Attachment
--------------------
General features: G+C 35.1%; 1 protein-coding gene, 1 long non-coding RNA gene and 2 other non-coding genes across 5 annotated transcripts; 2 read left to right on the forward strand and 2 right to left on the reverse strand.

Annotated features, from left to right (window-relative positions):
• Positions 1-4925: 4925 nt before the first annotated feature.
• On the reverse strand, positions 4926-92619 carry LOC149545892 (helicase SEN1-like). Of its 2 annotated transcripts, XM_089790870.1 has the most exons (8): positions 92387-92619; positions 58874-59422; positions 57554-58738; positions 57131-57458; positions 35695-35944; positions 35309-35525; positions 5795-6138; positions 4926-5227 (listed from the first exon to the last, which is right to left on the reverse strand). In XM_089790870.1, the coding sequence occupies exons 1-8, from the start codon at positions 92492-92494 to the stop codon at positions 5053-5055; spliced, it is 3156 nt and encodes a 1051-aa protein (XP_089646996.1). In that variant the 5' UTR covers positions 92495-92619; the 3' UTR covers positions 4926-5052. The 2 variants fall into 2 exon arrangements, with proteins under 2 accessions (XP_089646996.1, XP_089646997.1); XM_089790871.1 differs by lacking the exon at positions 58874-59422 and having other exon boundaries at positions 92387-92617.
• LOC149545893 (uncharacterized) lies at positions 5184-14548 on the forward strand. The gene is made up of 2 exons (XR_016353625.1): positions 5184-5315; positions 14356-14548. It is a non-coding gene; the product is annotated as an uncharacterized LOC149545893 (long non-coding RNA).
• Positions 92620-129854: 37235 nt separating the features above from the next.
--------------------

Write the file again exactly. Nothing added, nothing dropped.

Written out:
General features: G+C 35.1%; 1 protein-coding gene, 1 long non-coding RNA gene and 2 other non-coding genes across 5 annotated transcripts; 2 read left to right on the forward strand and 2 right to left on the reverse strand.

Annotated features, from left to right (window-relative positions):
• Positions 1-4925: 4925 nt before the first annotated feature.
• On the reverse strand, positions 4926-92619 carry LOC149545892 (helicase SEN1-like). Of its 2 annotated transcripts, XM_089790870.1 has the most exons (8): positions 92387-92619; positions 58874-59422; positions 57554-58738; positions 57131-57458; positions 35695-35944; positions 35309-35525; positions 5795-6138; positions 4926-5227 (listed from the first exon to the last, which is right to left on the reverse strand). In XM_089790870.1, the coding sequence occupies exons 1-8, from the start codon at positions 92492-92494 to the stop codon at positions 5053-5055; spliced, it is 3156 nt and encodes a 1051-aa protein (XP_089646996.1). In that variant the 5' UTR covers positions 92495-92619; the 3' UTR covers positions 4926-5052. The 2 variants fall into 2 exon arrangements, with proteins under 2 accessions (XP_089646996.1, XP_089646997.1); XM_089790871.1 differs by lacking the exon at positions 58874-59422 and having other exon boundaries at positions 92387-92617.
• LOC149545893 (uncharacterized) lies at positions 5184-14548 on the forward strand. The gene is made up of 2 exons (XR_016353625.1): positions 5184-5315; positions 14356-14548. It is a non-coding gene; the product is annotated as an uncharacterized LOC149545893 (long non-coding RNA).
• Positions 92620-129854: 37235 nt separating the features above from the next.